Is It Time to Be Max Bullish?

Investors must separate allocation from selection

The distinction between equity allocation (what percentage of the portfolio should be held in stocks) and equity selection (which types of stocks to hold) is a critical component to portfolio construction. Currently, we are broadly bullish in our outlook for most sectors and regions of the market, but we do not view it is the appropriate time to be max overweight stocks as an asset class.

Corporate profit growth is accelerating and broadening

Perhaps the most important near-term support for the stock market is the ongoing acceleration of corporate earnings. Earnings growth has been accelerating since the end of 2022, and we forecast further acceleration over the next several quarters. Not only is growth accelerating, but critically, it’s also broadening out (Chart 1).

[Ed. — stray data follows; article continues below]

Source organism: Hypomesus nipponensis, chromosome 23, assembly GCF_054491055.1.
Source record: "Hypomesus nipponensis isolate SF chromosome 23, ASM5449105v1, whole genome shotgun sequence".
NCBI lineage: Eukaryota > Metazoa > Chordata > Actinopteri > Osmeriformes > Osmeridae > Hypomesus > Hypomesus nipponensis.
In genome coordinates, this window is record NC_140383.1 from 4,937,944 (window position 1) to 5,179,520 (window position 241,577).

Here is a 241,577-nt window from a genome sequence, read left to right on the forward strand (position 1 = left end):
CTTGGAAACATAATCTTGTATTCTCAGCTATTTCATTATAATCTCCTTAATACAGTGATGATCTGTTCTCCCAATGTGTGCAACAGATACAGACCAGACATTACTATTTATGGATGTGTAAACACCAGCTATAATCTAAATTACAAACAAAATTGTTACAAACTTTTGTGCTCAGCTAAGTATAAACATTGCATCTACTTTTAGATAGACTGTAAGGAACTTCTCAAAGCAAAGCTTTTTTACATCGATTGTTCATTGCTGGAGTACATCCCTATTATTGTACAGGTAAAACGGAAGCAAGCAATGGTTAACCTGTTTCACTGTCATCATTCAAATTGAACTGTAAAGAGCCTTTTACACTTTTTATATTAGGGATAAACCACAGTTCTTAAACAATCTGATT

percentage S&P

Stocks have strong near-term support from earnings, but this is not 2010

Accelerating profit growth and ample liquidity strongly argue for investors to be overweight cyclicality within their portfolios, particularly in the areas of the market likely to generate superior earnings acceleration in the coming quarters. While this has also historically been a good time to be overweight stocks, there are other considerations that play into the asset allocation decision:

  • Selection vs. allocation: Historically, it has paid to separate the asset allocation decision from the equity selection decision. During the past three cycles, the optimal time to rotate away from the cycle’s dominant leadership has been anywhere from eight months to four years removed from the optimal time to go all-in on equities.

1. The Late 80s/Early 90s: The time to shift equity selection away from Japan and toward the rest of the world was around the peak of the Japanese stock market bubble in November 1988 after which Japan drastically underperformed other equity markets. However, the ideal time to be max weight in one’s equity allocation as a whole was much later, in January 1993 (Chart 2). While stocks did rise between 1988 and 1993 with some parts of the equity market doing quite well (i.e. defensive US stocks), the bond market trounced the broad global equity markets during this period (59% vs. 10%). (See Chart 3)